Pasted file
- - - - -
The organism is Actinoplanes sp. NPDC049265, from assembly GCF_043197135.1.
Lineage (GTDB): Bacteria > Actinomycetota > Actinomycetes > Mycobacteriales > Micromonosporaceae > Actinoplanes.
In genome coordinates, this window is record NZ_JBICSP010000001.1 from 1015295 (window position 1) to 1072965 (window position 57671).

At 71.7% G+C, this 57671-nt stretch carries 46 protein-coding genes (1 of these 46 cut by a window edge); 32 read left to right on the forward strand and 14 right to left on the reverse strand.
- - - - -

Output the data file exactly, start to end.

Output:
The organism is Actinoplanes sp. NPDC049265, from assembly GCF_043197135.1.
Lineage (GTDB): Bacteria > Actinomycetota > Actinomycetes > Mycobacteriales > Micromonosporaceae > Actinoplanes.
In genome coordinates, this window is record NZ_JBICSP010000001.1 from 1015295 (window position 1) to 1072965 (window position 57671).

At 71.7% G+C, this 57671-nt stretch carries 46 protein-coding genes (1 of these 46 cut by a window edge); 32 read left to right on the forward strand and 14 right to left on the reverse strand.